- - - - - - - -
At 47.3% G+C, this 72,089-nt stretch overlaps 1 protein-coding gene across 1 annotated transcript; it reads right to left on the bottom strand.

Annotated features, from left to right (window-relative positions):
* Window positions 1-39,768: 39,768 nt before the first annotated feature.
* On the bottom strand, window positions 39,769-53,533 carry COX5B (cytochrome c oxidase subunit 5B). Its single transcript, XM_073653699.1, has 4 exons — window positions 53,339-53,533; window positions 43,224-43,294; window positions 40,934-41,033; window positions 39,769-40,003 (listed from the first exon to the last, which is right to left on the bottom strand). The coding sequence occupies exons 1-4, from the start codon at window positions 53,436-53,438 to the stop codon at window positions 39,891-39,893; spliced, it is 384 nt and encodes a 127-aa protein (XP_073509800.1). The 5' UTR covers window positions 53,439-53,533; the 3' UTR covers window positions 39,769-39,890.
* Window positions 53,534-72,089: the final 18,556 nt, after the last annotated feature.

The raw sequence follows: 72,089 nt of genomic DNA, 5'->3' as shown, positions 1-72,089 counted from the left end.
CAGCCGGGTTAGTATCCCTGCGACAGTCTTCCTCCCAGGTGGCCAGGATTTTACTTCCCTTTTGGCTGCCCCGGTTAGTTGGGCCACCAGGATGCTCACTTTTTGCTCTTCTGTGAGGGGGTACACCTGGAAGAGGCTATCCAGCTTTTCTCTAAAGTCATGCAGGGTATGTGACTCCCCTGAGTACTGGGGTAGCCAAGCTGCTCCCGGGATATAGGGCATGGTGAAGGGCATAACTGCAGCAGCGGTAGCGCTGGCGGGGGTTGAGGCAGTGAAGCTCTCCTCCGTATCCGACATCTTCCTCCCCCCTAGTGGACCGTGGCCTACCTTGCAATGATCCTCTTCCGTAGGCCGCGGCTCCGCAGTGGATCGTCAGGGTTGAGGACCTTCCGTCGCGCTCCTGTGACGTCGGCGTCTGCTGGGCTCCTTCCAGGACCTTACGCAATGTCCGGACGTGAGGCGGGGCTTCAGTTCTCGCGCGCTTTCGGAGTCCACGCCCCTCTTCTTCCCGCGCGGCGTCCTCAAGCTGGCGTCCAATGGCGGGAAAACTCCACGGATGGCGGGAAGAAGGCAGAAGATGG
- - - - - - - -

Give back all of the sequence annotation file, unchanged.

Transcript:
At 47.3% G+C, this 72,089-nt stretch overlaps 1 protein-coding gene across 1 annotated transcript; it reads right to left on the bottom strand.

Annotated features, from left to right (window-relative positions):
* Window positions 1-39,768: 39,768 nt before the first annotated feature.
* On the bottom strand, window positions 39,769-53,533 carry COX5B (cytochrome c oxidase subunit 5B). Its single transcript, XM_073653699.1, has 4 exons — window positions 53,339-53,533; window positions 43,224-43,294; window positions 40,934-41,033; window positions 39,769-40,003 (listed from the first exon to the last, which is right to left on the bottom strand). The coding sequence occupies exons 1-4, from the start codon at window positions 53,436-53,438 to the stop codon at window positions 39,891-39,893; spliced, it is 384 nt and encodes a 127-aa protein (XP_073509800.1). The 5' UTR covers window positions 53,439-53,533; the 3' UTR covers window positions 39,769-39,890.
* Window positions 53,534-72,089: the final 18,556 nt, after the last annotated feature.

The raw sequence follows: 72,089 nt of genomic DNA, 5'->3' as shown, positions 1-72,089 counted from the left end.
CAGCCGGGTTAGTATCCCTGCGACAGTCTTCCTCCCAGGTGGCCAGGATTTTACTTCCCTTTTGGCTGCCCCGGTTAGTTGGGCCACCAGGATGCTCACTTTTTGCTCTTCTGTGAGGGGGTACACCTGGAAGAGGCTATCCAGCTTTTCTCTAAAGTCATGCAGGGTATGTGACTCCCCTGAGTACTGGGGTAGCCAAGCTGCTCCCGGGATATAGGGCATGGTGAAGGGCATAACTGCAGCAGCGGTAGCGCTGGCGGGGGTTGAGGCAGTGAAGCTCTCCTCCGTATCCGACATCTTCCTCCCCCCTAGTGGACCGTGGCCTACCTTGCAATGATCCTCTTCCGTAGGCCGCGGCTCCGCAGTGGATCGTCAGGGTTGAGGACCTTCCGTCGCGCTCCTGTGACGTCGGCGTCTGCTGGGCTCCTTCCAGGACCTTACGCAATGTCCGGACGTGAGGCGGGGCTTCAGTTCTCGCGCGCTTTCGGAGTCCACGCCCCTCTTCTTCCCGCGCGGCGTCCTCAAGCTGGCGTCCAATGGCGGGAAAACTCCACGGATGGCGGGAAGAAGGCAGAAGATGG